NCUA Letter to Credit Unions Addresses Cyber Incident Notification Requirements
I attended NAFCU’s Risk Management Seminar this past week where one of the topics discussed was cyber security risk. With that in mind, September 1st is right around the corner and with that a major NCUA cyber security rule becomes effective.
The NCUA’s Cyber Incident Notification rule requires federally-insured credit unions to either notify NCUA as soon as possible or no later than 72 hours once the credit union reasonably believes it has experienced a reportable cyber incident or a third party has notified the credit union of an incident. NAFCU’s compliance team wrote a helpful compliance blog on the Cyber Incident Notification rule that reviews what is considered a “reportable cyber incident.”
NCUA recently released its Letter to Credit Unions 23-CU-07 (NCUA Letter) to complement the final rule and to color in some of the requirements. One interesting point I found reading the final rule and the additional Letter to Credit Unions is what happens if the cyber incident is self-inflicted. Of course, most cyber incidents are the result of external bad actors attacking a credit union’s networks resulting in the exposure of sensitive data and disruption to member services. However, accidents do happen, and mistakes are made that can result in the same type of consequences that occur when a credit union’s cyber networks are attacked. So, what does a credit union do in that situation?
Generally, a federally-insured credit union is required to file a report if there is “any substantial cyber incident.”
If the credit union becomes aware that a member information system has been unlawfully modified and/or sensitive data has been left exposed to an unauthorized person, process, or device, that cyber incident is also reportable, irrespective of intent.
There are many technological reasons why services may not be available at any given time as, for example, computer servers are offline, or systems are being updated. Such events are routine and thus would not be reportable to the NCUA. However, a failed system upgrade or change that results in unplanned widespread user outages for FICU members and employees would be reportable.Emphasis added.
The final rule maintains that an internal upgrade or internal issue that causes widespread repercussions for the members and exposure of sensitive data is still considered a substantial cyber incident even if malicious intent does not exist. The final rule also suggests that reporting is based on how widespread the effects of an outage are more than the cause of the outage, saying: “By using the term substantial, the Board seeks to convey an expectation that the agency will be notified of cyber incidents that are extensive or significant to the FICU or its members (or both), rather than minor or inconsequential.” The recent NCUA Letter provides measuring the substantiality of a cyber incident may “depend on a variety of factors, including the size of the credit union, the type and impact of the loss, and its duration.” In other words, a credit union may have to make a risk-based decision in determining whether to report an incident.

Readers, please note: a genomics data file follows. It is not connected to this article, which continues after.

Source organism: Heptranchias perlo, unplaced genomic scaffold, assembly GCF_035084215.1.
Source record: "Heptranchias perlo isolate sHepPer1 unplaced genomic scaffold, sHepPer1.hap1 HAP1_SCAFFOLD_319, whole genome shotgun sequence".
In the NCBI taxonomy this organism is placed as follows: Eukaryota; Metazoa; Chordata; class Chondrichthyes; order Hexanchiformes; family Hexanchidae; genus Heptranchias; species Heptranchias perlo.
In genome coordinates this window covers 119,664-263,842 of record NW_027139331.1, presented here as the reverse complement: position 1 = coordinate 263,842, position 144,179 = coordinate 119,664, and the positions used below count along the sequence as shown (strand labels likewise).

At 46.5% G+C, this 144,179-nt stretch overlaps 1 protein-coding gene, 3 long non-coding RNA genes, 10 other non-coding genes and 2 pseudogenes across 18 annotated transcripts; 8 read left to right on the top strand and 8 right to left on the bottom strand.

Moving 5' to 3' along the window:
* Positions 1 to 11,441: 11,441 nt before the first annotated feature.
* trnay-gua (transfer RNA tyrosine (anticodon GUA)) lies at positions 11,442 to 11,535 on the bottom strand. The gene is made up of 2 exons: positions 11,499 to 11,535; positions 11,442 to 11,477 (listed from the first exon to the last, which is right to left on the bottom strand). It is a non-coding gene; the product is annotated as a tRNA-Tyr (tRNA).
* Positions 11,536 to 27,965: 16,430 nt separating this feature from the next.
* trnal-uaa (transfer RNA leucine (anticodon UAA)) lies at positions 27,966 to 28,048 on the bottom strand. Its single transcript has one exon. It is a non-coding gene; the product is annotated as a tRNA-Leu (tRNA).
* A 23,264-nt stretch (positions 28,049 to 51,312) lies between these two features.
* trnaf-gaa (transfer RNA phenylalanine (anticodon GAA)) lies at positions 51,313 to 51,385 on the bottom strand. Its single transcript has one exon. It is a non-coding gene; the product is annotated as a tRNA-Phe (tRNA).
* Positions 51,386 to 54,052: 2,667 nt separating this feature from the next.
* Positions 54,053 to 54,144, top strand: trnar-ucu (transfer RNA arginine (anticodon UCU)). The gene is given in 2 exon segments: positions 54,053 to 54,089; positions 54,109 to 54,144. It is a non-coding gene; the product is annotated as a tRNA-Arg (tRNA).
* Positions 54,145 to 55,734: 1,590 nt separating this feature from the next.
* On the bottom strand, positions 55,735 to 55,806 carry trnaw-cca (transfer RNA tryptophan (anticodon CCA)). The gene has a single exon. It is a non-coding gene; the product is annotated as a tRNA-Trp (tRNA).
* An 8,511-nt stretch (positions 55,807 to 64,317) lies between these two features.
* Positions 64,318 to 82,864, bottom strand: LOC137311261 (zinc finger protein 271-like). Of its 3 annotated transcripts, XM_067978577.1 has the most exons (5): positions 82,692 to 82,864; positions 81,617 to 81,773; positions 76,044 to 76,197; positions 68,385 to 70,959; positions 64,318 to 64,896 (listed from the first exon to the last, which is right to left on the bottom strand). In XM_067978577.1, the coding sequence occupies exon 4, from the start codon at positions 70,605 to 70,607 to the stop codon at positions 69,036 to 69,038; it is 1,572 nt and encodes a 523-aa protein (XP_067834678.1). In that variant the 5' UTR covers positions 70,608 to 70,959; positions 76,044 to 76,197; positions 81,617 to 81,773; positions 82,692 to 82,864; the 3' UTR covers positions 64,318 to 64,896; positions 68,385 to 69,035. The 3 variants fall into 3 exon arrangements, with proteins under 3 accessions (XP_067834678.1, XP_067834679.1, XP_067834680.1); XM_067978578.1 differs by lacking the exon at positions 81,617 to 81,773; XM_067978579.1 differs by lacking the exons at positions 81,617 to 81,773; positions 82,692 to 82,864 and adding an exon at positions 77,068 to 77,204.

The NCUA Letter also offered clarity on the notification framework, including the reporting timeframe, how to report, and what information to report. A credit union is required to report an incident to the NCUA within 72 hours. The NCUA Letter provides the “timeframe starts from the moment the credit union receives the notification from the third party or when the credit union forms a reasonable belief that such an incident has occurred, whichever is sooner.”
A federally-insured credit union may report this to email@example.com or NCUA may be reached at 1-833-292-3728. In its communication to NCUA, a federally-insured credit union is required to provide the following information:
· Credit union name;
· Credit union charter number;
· Name and title of individual reporting the incident;
· Telephone number and email address;
· When the credit union reasonably believed a reportable cyber incident took place; and
· A basic description of the reportable cyber incident, including what functions were, or are reasonably believed to have been affected or if sensitive information was compromised.
At the time of initial notification, do not send the NCUA:
· Sensitive personally identifiable information;
· Indicators of compromise;
· Specific vulnerabilities; or
· Email attachments.
NCUA’s letter also offers additional guidance in how a credit union may implement the rule. If there are any questions about the information in this blog, please do not hesitate to contact NAFCU’s compliance team at firstname.lastname@example.org.
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